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To Paleo or not to Paleo

Eat like a caveman

Unless you’ve been hiding under a rock while listening to your ipod at the loudest volume possible for the last year or so, you’ve probably heard some of the hype around the new wunderdiet known as the Paleo Diet. In case you haven’t heard about it, take your ear buds out and allow me to fill you in.

The easiest way to describe this diet (and, in fact, the way that proponents sum it up) is to say “eat like a caveman.” In other words, you should only eat foods that would have been available to paleolithic humans, a.k.a cavemen, the logic being that we haven’t evolved much in the last 10,000 or so years and our bodies are best adapted to this type of diet. Eating this way, it has been claimed, will keep you thin, strong and disease free. If you compare this to the typical western diet (read: shitty) it’s hard to refute.

What does this allow you to eat, you ask? Perhaps a better place to start would be what you CAN’T eat.

All grains, especially those containing gluten, are gone.

Dairy is out.

No processed food allowed.

Beans and legumes of any kind aren’t allowed (this means peanuts, too).

Coffee and non-herbal teas have gone bye-bye.

Alcohol? Think again.

This may not seem like a lot but this combination probably makes up 90% of most westerners diets. What this leaves is essentially meat and fish, of any kind so long as it was raised organically and in its natural environment eating the diet it was evolved to eat, vegetables of all kinds with an emphasis on the green leafy type, the occasional consumption of fruits that are in season, nuts, squashed and tubers (but not potatoes because we have essentially bred the nutrition out of them, though some allow for potatoes and most are okay with yams).

Some aspects of this diet that I like:

  • It is, by it’s nature, pretty low carb and that is always useful for maintaining low body fat and staving off disease
  • There is no nonsense about saturated fat or cholesterol intake. Paleo eaters cook with lard and coconut oils and eat (unprocessed) bacon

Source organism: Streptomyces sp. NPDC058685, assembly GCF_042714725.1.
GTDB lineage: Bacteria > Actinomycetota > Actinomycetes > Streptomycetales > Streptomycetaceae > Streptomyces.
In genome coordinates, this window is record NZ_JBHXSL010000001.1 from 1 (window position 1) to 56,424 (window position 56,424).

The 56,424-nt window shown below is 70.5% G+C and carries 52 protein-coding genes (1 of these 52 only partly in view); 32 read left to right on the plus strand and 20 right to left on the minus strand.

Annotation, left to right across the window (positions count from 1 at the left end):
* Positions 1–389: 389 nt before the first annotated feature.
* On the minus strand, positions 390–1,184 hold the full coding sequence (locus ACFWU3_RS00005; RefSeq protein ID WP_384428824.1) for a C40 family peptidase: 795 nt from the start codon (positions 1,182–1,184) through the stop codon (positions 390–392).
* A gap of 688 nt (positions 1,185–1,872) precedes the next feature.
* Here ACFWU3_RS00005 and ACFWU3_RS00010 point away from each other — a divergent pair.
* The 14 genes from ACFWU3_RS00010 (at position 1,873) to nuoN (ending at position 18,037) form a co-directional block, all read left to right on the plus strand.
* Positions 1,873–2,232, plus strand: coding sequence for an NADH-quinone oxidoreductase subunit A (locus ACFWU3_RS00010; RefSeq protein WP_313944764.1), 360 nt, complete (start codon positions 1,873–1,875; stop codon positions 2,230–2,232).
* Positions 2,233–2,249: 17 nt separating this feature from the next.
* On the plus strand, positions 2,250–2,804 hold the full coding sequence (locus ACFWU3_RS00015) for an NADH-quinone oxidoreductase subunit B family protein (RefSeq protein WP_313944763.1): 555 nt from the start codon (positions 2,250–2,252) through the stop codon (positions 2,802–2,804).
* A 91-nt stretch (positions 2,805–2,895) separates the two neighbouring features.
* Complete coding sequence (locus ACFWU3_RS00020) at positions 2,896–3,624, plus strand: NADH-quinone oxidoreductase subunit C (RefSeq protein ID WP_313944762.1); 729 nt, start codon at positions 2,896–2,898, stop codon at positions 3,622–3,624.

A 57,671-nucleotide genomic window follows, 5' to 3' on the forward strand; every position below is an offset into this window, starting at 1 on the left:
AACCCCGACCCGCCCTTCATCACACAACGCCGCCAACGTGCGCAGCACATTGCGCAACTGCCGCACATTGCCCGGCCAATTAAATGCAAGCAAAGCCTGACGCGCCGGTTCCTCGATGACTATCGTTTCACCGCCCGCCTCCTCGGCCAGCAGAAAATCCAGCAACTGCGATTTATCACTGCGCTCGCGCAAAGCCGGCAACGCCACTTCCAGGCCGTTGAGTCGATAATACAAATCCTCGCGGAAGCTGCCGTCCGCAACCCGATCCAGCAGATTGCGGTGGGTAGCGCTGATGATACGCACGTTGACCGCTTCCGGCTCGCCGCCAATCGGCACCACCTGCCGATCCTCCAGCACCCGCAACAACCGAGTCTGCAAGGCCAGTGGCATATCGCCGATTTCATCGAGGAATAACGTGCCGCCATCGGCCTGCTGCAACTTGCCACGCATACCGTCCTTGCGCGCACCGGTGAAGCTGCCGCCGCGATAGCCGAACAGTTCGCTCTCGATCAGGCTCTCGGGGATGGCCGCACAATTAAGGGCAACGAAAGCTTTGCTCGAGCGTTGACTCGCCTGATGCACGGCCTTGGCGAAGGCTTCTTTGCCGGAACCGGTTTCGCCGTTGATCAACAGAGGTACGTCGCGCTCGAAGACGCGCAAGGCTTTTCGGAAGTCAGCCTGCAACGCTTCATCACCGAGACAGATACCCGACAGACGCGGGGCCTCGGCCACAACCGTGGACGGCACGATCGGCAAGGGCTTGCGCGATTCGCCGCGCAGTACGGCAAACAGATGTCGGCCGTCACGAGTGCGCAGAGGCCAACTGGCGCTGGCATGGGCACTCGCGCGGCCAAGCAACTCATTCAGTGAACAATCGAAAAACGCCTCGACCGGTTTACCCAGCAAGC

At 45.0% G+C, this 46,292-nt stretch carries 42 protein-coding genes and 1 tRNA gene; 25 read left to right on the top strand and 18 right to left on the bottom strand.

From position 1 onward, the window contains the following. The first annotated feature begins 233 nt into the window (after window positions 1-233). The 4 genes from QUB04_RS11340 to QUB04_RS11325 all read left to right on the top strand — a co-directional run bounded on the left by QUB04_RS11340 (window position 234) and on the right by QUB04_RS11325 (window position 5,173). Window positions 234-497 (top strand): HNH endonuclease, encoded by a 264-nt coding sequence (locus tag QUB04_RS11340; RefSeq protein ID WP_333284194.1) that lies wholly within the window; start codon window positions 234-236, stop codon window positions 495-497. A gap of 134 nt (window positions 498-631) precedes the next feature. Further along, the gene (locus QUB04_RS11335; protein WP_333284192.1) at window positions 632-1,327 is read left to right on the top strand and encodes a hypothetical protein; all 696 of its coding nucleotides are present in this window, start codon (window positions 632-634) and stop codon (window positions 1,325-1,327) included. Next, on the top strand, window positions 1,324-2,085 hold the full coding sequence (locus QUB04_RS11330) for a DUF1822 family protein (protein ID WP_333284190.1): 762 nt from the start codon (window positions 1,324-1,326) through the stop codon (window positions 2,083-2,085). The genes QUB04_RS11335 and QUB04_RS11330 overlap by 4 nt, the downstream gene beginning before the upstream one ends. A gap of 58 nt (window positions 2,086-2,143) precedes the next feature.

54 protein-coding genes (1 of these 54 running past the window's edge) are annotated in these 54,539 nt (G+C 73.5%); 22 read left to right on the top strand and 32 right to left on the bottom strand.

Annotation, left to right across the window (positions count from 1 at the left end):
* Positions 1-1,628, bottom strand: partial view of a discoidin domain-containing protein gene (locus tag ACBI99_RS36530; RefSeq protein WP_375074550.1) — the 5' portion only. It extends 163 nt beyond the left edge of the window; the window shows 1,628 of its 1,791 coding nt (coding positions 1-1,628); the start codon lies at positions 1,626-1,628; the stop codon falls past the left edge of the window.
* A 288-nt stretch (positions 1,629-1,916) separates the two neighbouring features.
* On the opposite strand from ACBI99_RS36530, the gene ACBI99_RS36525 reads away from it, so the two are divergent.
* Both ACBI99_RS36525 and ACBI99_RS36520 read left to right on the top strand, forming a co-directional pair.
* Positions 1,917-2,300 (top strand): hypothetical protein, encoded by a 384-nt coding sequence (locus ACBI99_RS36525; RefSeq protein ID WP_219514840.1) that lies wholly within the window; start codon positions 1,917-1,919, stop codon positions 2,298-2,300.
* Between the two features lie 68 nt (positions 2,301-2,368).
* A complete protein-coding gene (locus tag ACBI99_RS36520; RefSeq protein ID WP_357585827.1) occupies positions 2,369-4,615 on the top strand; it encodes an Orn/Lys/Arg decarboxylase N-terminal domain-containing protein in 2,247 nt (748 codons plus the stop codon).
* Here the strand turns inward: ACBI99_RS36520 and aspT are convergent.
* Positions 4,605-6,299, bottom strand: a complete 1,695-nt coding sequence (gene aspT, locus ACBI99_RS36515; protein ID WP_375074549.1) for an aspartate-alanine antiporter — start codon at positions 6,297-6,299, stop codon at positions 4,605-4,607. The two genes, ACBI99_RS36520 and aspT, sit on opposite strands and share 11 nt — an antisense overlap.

• Tons of vegetables are eaten which means lots of vitamins, minerals and fiber
  • With the exception of the occasional fruit, there is almost no sugar consumed

It's whats for dinner

Things I don’t like:

  • There is the assumption that all paleo man had access to the same foods. A caveman in Scotland, for example, wouldn’t have had access to coconut oil
  • It can be a bit contradictory. They say no dairy yet allow the use of butter from pasture raised cows
  • No dairy. If you have a problem with dairy, don’t consume it. If you don’t it is a wonderful source of protein, vitamins, minerals, and tastiness. I for one have zero digestive problems with dairy and feel no better or worse when I don’t consume it.
  • No processed foods. I’m not saying that I advocate packing down Hungry Man dinners as the next diet craze, but there are some processed foods that aren’t bad for you. Whey protein, for instance, is highly processed from milk and it has innumerable health benefits, not the least of which is a highly convenient source of protein.
  • I freaking love coffee and tea and both are quite healthy and good for you.

With all of that in mind I think that this is a great eating style that someone could adopt should they want to follow a mainstream dieting style. If however, you don’t want to do that I still think there is some value to take away from this. It would be hard to argue that having a diet centered around meat and veggies isn’t good.

Personally, I follow something close to a paleo style of eating. Roughly 80% percent of the food I eat is meat and vegetables and I generally don’t eat grains (except on Fridays which are always pizza night). I do eat tons of dairy but, as I stated, I have no issues with it.

If you do decide to follow a similar style of eating I encourage, as with all diets, to allow yourself an indulgence once in a while. If I had, let us say, a gluten intolerance that was bad (diarrhea for instance) but not life threatening, it would be worth it to me to enjoy something tasty two or three times a months and spend a little extra time on the throne. Although, I will admit that that might be linked to a, perhaps unhealthy, sense of satisfaction from pooping.


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